Related Article: Hypnobabies Review
Most babies that are born to women that didn’t have prenatal care during their pregnancy are more likely to die.
Some of these babies are born prematurely, but babies that didn’t have prenatal care are more likely to have a fatal outcome than premature babies born to mothers that did have prenatal care, according to this publication.
Low Birth Weight
Babies that are born to mothers without proper prenatal care are more likely to have a lower birth weight than mothers that did have prenatal care.
Low birth weight can lead to having to have a special formula for increased calorie intake, special diet, and health problems, such as getting sick easier.
Because babies often lose weight after being born, it can be concerning because they might not have enough weight to afford to lose one or two pounds.
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Lack Of Information Regarding Possible Medical Conditions Your Baby Might Have
When a mother and/or father could have a specific medical condition, doctors do what is called genetic testing. Some doctors do this regardless to ensure that the baby is healthy.
Then, if the baby is likely to have a specific condition, doctors and parents alike know to watch for symptoms after the little one is born.
For example, genetic testing revealed that my grandson was at high risk for developing cystic fibrosis. Because of this, my daughter knew what to watch out for before he was even born.
Thankfully, he doesn’t have cystic fibrosis, but she was prepared in case he did. Imagine having this thrown at you soon after your little one is born? That’s what happens without genetic testing.
Other medical conditions that can be found in pregnancy include, but aren’t limited to:
- Down syndrome
- Tay-Sachs disease
- Occasionally cleft palate
- Abnormal limb growth
- Spina bifida
- Heart defects
- Kidney problems
- Problems with the placenta
Undiagnosed Or Treated Pregnancy Complications
This is one of the biggest risks of no prenatal care. When you see a doctor on a regular basis, they can ensure that your little one is growing at a healthy rate, and make sure that you are healthy.
Common pregnancy complications that require a medical diagnosis include, but are not limited to:
- Gestational diabetes
- Breech position
- Vitamin deficiencies
Most of these are easily treatable, but some can be fatal if misdiagnosed. Pre-eclampsia requires medical treatment or it will result in a miscarriage because it is caused by a problem with the placenta.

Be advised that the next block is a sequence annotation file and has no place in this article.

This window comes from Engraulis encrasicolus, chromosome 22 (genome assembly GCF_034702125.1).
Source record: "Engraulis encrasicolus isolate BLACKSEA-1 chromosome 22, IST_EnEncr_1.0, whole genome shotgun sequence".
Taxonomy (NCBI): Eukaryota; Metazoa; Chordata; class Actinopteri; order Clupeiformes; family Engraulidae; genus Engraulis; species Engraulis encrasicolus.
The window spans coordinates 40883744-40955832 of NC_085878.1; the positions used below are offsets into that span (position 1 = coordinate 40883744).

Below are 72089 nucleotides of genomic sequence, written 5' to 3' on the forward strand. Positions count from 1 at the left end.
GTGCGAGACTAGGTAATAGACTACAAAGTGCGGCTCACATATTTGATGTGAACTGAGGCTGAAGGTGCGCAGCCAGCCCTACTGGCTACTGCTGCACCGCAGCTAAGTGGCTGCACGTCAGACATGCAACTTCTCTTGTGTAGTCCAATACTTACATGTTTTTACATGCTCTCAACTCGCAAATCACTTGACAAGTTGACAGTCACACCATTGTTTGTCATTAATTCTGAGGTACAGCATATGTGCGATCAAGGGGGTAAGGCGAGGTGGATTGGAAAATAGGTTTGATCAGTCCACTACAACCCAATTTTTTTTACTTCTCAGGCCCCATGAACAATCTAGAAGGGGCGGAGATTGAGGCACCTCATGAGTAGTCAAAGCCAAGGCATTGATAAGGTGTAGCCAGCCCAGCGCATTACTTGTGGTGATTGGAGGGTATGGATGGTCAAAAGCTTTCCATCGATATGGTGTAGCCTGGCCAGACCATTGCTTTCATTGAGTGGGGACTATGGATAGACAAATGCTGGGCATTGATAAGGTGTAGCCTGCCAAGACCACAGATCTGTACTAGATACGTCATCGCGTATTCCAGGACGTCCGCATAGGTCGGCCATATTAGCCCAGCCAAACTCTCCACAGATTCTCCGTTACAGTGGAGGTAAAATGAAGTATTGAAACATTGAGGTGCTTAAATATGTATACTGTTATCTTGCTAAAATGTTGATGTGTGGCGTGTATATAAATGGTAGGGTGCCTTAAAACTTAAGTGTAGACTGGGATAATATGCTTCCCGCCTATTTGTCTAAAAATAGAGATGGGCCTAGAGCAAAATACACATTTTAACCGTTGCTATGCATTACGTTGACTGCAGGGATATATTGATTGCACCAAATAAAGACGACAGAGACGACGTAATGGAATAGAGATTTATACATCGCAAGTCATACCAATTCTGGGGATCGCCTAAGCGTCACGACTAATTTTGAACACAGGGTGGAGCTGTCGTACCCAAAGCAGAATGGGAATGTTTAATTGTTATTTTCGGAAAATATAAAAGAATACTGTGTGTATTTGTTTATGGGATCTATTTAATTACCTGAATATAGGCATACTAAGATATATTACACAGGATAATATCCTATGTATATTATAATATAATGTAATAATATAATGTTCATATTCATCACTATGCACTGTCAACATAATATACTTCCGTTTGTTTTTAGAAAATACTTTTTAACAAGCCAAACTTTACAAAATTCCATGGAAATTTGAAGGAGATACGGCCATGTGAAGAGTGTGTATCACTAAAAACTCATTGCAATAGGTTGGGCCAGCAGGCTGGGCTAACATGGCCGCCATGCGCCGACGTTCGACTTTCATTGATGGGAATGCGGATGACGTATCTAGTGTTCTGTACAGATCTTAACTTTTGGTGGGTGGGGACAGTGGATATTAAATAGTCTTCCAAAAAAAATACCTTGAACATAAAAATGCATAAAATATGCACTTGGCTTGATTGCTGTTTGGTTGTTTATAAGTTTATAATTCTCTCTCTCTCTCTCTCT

It will require constant monitoring and may require an emergency c-section. Those that develop anxiety and depression during pregnancy are more likely to develop postpartum depression as well.
When a doctor knows this and keeps an eye on the mother, they can make sure that both the mom and baby are safe.
Anemia can cause a pregnant mom to feel extremely tired and fatigued, but most pregnant women brush this off as part of being pregnant. When you see a doctor, both you and your baby are safer.
Can You Have A Healthy Baby Without Prenatal Care?
While there are risk factors associated with you not receiving prenatal care, it’s possible to have a healthy baby without prenatal care. However, it’s a roll of the dice.
We advise that you don’t take any chances when it comes to the health of your baby or yourself during this blessed time in your life.
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Is It Illegal To Not Go To The Doctor While Pregnant?
Technically, it isn’t usually illegal not to go to the doctor while pregnant, but there are some serious risks involved in making this choice.
Unless having a home birth all by yourself, you’ll have to go to the hospital at some point. This can result in being referred for a mental health evaluation, etc. if the doctors are concerned about the lack of care during your pregnancy.
It can also result in an investigation via Children’s Services to ensure that the baby will be taken care of.
If there’s something wrong with the child when it’s born that could have been otherwise prevented by proper medical care while pregnant, it can result in anything from a stern talk from a doctor to another CPS investigation.
Here’s the catch. The sooner you head to the doctor, the less you have to deal with it. You more than likely will not be charged with any type of neglect because you are in the middle of solving the issue.
If you’re not heading to the doctor because of religious beliefs or because you don’t agree with prenatal care, it’s important to understand that it’s a roll of the dice.
Please keep in mind that this is my personal opinion based on my own research. State and local laws do vary from state to state, so it is important to do your own research. If possible, consult an attorney (most offer free consultations).
5 Months Pregnant No Doctor
If you’re in five months pregnant no doctor situation, try not to stress. It’s not too late to find a doctor! Scroll back up to the section regarding barriers to address why you might not have a doctor.
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Then, address those and book your appointment. Most doctors will ask why you didn’t seek prenatal care sooner, but if you did not have medical insurance, have knowledge of free clinics, etc. they won’t be too hard on you.
They’ll more than likely be happy that you chose to find prenatal care versus showing up at the hospital in labor.
Risks of not having prenatal care far outweigh any benefits that might go hand in hand with not heading to an obstetrician or midwife.
This is why it’s important to seek prenatal care sooner instead of later. If you’re at a loss of what to do, contact a local obstetrician, planned parenting center, United Way, or other local resource and ask them.
Most of these organizations will not turn you away without at least giving you some helpful advice.